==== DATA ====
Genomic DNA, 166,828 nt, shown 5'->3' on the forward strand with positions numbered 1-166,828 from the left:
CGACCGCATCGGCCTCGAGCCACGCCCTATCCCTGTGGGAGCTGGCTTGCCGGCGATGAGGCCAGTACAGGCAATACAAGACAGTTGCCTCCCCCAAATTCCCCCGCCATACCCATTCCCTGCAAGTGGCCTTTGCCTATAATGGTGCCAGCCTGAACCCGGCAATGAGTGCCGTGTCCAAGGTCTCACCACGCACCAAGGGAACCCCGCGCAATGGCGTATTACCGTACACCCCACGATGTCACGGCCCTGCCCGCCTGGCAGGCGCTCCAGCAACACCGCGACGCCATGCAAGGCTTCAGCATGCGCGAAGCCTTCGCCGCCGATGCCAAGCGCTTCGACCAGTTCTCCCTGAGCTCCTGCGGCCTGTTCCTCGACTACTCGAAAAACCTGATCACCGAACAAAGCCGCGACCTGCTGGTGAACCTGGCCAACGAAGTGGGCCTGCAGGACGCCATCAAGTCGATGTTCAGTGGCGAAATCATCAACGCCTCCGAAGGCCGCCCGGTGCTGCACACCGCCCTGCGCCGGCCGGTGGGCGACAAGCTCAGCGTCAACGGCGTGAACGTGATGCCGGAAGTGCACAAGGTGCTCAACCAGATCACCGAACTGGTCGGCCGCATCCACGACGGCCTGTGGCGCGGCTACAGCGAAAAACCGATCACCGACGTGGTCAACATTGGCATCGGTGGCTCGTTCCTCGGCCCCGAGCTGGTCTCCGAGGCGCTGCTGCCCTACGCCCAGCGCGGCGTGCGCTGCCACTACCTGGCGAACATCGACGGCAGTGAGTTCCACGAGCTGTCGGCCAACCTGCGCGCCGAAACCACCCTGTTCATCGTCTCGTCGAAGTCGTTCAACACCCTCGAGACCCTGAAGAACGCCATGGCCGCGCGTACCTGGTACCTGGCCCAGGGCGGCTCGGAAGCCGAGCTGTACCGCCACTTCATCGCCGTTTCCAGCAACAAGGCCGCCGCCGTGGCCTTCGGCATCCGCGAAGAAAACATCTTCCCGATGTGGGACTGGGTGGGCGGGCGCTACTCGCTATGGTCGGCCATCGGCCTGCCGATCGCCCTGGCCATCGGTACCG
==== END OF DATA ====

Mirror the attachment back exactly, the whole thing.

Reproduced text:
Genomic DNA, 166,828 nt, shown 5'->3' on the forward strand with positions numbered 1-166,828 from the left:
CGACCGCATCGGCCTCGAGCCACGCCCTATCCCTGTGGGAGCTGGCTTGCCGGCGATGAGGCCAGTACAGGCAATACAAGACAGTTGCCTCCCCCAAATTCCCCCGCCATACCCATTCCCTGCAAGTGGCCTTTGCCTATAATGGTGCCAGCCTGAACCCGGCAATGAGTGCCGTGTCCAAGGTCTCACCACGCACCAAGGGAACCCCGCGCAATGGCGTATTACCGTACACCCCACGATGTCACGGCCCTGCCCGCCTGGCAGGCGCTCCAGCAACACCGCGACGCCATGCAAGGCTTCAGCATGCGCGAAGCCTTCGCCGCCGATGCCAAGCGCTTCGACCAGTTCTCCCTGAGCTCCTGCGGCCTGTTCCTCGACTACTCGAAAAACCTGATCACCGAACAAAGCCGCGACCTGCTGGTGAACCTGGCCAACGAAGTGGGCCTGCAGGACGCCATCAAGTCGATGTTCAGTGGCGAAATCATCAACGCCTCCGAAGGCCGCCCGGTGCTGCACACCGCCCTGCGCCGGCCGGTGGGCGACAAGCTCAGCGTCAACGGCGTGAACGTGATGCCGGAAGTGCACAAGGTGCTCAACCAGATCACCGAACTGGTCGGCCGCATCCACGACGGCCTGTGGCGCGGCTACAGCGAAAAACCGATCACCGACGTGGTCAACATTGGCATCGGTGGCTCGTTCCTCGGCCCCGAGCTGGTCTCCGAGGCGCTGCTGCCCTACGCCCAGCGCGGCGTGCGCTGCCACTACCTGGCGAACATCGACGGCAGTGAGTTCCACGAGCTGTCGGCCAACCTGCGCGCCGAAACCACCCTGTTCATCGTCTCGTCGAAGTCGTTCAACACCCTCGAGACCCTGAAGAACGCCATGGCCGCGCGTACCTGGTACCTGGCCCAGGGCGGCTCGGAAGCCGAGCTGTACCGCCACTTCATCGCCGTTTCCAGCAACAAGGCCGCCGCCGTGGCCTTCGGCATCCGCGAAGAAAACATCTTCCCGATGTGGGACTGGGTGGGCGGGCGCTACTCGCTATGGTCGGCCATCGGCCTGCCGATCGCCCTGGCCATCGGTACCG